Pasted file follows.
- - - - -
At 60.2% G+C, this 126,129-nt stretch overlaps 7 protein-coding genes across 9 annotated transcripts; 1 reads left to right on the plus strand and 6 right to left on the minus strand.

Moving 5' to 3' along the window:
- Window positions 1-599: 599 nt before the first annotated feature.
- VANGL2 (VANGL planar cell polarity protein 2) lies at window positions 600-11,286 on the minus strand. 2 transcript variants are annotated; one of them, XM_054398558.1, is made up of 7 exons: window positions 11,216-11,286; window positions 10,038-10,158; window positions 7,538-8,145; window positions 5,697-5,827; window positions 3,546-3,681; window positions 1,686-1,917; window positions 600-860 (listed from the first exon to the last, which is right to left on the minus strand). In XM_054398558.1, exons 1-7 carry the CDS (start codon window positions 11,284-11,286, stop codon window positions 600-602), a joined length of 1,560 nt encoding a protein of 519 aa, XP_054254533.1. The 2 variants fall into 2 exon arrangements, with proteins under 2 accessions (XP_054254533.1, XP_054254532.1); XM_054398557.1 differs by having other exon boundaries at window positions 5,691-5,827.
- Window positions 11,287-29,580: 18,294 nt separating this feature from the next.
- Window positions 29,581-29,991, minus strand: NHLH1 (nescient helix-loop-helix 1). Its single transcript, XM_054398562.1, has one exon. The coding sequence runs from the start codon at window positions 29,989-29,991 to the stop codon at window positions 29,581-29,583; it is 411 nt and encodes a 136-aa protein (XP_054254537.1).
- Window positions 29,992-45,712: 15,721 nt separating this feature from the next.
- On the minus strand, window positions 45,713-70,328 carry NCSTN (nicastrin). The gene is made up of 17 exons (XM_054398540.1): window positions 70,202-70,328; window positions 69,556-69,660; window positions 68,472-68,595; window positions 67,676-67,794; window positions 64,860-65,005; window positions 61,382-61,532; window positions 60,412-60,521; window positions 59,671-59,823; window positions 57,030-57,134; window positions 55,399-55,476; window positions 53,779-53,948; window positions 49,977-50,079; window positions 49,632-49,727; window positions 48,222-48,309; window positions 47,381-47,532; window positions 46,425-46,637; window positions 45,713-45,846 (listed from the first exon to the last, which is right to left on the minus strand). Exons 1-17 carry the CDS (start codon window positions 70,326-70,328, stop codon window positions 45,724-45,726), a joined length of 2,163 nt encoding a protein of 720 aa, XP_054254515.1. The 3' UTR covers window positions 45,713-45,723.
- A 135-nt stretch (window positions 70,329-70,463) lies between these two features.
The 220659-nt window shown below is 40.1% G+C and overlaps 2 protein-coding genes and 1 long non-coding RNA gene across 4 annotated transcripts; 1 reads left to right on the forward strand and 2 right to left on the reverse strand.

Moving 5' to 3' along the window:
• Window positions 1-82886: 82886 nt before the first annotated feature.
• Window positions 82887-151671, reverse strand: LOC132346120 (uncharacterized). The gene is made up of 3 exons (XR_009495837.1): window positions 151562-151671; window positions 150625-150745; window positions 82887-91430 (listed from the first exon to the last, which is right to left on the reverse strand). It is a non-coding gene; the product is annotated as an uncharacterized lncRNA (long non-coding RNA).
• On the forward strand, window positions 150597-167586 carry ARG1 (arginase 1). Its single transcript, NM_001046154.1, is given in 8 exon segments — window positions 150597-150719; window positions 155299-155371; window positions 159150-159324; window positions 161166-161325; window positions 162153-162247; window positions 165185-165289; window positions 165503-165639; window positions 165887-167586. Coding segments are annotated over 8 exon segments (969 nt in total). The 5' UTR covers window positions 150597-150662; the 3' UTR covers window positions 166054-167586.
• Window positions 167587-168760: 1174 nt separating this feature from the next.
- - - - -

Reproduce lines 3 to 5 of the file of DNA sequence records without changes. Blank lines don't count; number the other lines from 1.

- Window positions 1-599: 599 nt before the first annotated feature.
- VANGL2 (VANGL planar cell polarity protein 2) lies at window positions 600-11,286 on the minus strand. 2 transcript variants are annotated; one of them, XM_054398558.1, is made up of 7 exons: window positions 11,216-11,286; window positions 10,038-10,158; window positions 7,538-8,145; window positions 5,697-5,827; window positions 3,546-3,681; window positions 1,686-1,917; window positions 600-860 (listed from the first exon to the last, which is right to left on the minus strand). In XM_054398558.1, exons 1-7 carry the CDS (start codon window positions 11,284-11,286, stop codon window positions 600-602), a joined length of 1,560 nt encoding a protein of 519 aa, XP_054254533.1. The 2 variants fall into 2 exon arrangements, with proteins under 2 accessions (XP_054254533.1, XP_054254532.1); XM_054398557.1 differs by having other exon boundaries at window positions 5,691-5,827.
- Window positions 11,287-29,580: 18,294 nt separating this feature from the next.